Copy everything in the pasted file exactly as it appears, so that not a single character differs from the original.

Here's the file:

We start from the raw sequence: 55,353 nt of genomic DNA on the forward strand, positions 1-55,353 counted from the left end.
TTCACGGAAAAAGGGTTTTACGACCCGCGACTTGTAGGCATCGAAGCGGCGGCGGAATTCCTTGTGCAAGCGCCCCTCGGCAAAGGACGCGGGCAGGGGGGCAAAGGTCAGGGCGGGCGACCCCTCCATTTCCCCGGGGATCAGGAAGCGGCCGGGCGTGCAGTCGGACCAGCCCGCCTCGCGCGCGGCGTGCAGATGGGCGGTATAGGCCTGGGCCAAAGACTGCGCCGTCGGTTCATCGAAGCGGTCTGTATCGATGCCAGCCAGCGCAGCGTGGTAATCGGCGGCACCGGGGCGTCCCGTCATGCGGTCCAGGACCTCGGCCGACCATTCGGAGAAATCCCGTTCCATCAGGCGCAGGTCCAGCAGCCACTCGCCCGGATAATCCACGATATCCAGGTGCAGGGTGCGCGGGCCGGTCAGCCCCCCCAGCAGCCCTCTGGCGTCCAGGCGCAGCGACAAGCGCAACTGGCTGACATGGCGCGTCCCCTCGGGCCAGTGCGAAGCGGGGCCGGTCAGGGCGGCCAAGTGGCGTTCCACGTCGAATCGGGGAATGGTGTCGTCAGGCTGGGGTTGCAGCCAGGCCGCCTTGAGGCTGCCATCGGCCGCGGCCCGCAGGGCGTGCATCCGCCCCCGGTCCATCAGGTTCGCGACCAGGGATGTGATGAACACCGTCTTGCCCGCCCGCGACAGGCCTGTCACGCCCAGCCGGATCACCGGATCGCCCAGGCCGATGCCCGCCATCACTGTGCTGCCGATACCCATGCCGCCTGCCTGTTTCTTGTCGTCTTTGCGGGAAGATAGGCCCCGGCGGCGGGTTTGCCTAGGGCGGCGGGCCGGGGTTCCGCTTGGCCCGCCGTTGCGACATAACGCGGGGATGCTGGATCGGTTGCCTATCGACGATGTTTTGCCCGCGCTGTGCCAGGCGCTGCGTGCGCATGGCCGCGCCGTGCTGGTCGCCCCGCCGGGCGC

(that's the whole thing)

We start from the raw sequence: 55,353 nt of genomic DNA on the forward strand, positions 1-55,353 counted from the left end.
TTCACGGAAAAAGGGTTTTACGACCCGCGACTTGTAGGCATCGAAGCGGCGGCGGAATTCCTTGTGCAAGCGCCCCTCGGCAAAGGACGCGGGCAGGGGGGCAAAGGTCAGGGCGGGCGACCCCTCCATTTCCCCGGGGATCAGGAAGCGGCCGGGCGTGCAGTCGGACCAGCCCGCCTCGCGCGCGGCGTGCAGATGGGCGGTATAGGCCTGGGCCAAAGACTGCGCCGTCGGTTCATCGAAGCGGTCTGTATCGATGCCAGCCAGCGCAGCGTGGTAATCGGCGGCACCGGGGCGTCCCGTCATGCGGTCCAGGACCTCGGCCGACCATTCGGAGAAATCCCGTTCCATCAGGCGCAGGTCCAGCAGCCACTCGCCCGGATAATCCACGATATCCAGGTGCAGGGTGCGCGGGCCGGTCAGCCCCCCCAGCAGCCCTCTGGCGTCCAGGCGCAGCGACAAGCGCAACTGGCTGACATGGCGCGTCCCCTCGGGCCAGTGCGAAGCGGGGCCGGTCAGGGCGGCCAAGTGGCGTTCCACGTCGAATCGGGGAATGGTGTCGTCAGGCTGGGGTTGCAGCCAGGCCGCCTTGAGGCTGCCATCGGCCGCGGCCCGCAGGGCGTGCATCCGCCCCCGGTCCATCAGGTTCGCGACCAGGGATGTGATGAACACCGTCTTGCCCGCCCGCGACAGGCCTGTCACGCCCAGCCGGATCACCGGATCGCCCAGGCCGATGCCCGCCATCACTGTGCTGCCGATACCCATGCCGCCTGCCTGTTTCTTGTCGTCTTTGCGGGAAGATAGGCCCCGGCGGCGGGTTTGCCTAGGGCGGCGGGCCGGGGTTCCGCTTGGCCCGCCGTTGCGACATAACGCGGGGATGCTGGATCGGTTGCCTATCGACGATGTTTTGCCCGCGCTGTGCCAGGCGCTGCGTGCGCATGGCCGCGCCGTGCTGGTCGCCCCGCCGGGCGC